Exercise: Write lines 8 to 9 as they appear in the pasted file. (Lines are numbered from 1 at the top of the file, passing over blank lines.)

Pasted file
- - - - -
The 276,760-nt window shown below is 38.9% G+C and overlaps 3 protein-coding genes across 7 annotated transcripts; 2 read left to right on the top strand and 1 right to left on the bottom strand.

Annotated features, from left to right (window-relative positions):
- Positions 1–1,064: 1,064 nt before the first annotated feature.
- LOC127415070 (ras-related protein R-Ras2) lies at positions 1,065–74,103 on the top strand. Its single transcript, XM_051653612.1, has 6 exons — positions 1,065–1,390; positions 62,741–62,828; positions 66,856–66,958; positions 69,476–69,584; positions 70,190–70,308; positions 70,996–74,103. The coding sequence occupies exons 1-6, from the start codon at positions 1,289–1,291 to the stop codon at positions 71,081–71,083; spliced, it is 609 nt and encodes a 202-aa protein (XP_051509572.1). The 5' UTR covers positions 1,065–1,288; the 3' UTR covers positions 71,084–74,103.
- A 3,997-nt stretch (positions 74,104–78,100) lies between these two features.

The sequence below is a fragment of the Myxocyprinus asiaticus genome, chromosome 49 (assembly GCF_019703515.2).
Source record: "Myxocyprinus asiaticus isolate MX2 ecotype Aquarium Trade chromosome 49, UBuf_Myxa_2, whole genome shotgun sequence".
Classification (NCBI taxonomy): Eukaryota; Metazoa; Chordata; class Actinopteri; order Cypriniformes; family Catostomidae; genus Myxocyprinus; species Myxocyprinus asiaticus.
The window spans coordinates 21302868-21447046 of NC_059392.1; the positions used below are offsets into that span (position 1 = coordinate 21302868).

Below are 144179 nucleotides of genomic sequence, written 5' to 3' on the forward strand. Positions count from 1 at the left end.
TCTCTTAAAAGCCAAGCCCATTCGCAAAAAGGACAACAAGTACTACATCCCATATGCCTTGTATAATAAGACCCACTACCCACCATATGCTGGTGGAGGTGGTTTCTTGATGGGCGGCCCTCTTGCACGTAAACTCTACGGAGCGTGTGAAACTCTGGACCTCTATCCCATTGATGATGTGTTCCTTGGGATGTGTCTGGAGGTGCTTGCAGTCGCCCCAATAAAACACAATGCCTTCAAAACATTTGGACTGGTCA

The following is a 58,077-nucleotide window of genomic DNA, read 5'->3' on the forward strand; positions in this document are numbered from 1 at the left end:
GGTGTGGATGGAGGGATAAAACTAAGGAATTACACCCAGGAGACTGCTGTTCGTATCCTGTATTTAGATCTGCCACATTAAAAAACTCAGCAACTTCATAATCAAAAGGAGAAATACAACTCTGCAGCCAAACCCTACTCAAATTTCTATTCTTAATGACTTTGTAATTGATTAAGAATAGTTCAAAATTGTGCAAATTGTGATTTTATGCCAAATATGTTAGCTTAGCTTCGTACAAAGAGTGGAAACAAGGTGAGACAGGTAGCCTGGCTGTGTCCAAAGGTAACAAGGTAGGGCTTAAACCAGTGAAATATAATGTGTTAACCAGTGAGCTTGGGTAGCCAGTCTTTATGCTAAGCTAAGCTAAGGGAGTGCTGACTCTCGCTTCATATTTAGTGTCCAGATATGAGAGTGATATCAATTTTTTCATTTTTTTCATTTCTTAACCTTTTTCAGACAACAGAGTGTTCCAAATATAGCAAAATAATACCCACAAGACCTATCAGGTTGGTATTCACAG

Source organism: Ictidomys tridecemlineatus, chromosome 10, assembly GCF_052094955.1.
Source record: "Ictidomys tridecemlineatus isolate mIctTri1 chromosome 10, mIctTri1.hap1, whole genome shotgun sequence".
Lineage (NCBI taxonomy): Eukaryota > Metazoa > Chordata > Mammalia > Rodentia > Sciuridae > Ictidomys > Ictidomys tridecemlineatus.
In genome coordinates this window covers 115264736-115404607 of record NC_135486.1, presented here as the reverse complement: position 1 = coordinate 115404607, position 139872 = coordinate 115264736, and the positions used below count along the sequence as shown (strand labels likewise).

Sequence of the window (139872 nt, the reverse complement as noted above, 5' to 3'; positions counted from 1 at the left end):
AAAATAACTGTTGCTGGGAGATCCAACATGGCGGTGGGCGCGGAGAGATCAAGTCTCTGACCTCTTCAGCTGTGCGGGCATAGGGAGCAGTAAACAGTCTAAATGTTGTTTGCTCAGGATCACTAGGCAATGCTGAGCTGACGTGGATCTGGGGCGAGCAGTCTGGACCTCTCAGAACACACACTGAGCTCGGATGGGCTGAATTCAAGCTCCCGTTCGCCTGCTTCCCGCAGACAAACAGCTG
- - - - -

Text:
Classification (NCBI taxonomy): Eukaryota; Metazoa; Chordata; class Actinopteri; order Cypriniformes; family Catostomidae; genus Myxocyprinus; species Myxocyprinus asiaticus.
The window spans coordinates 21302868-21447046 of NC_059392.1; the positions used below are offsets into that span (position 1 = coordinate 21302868).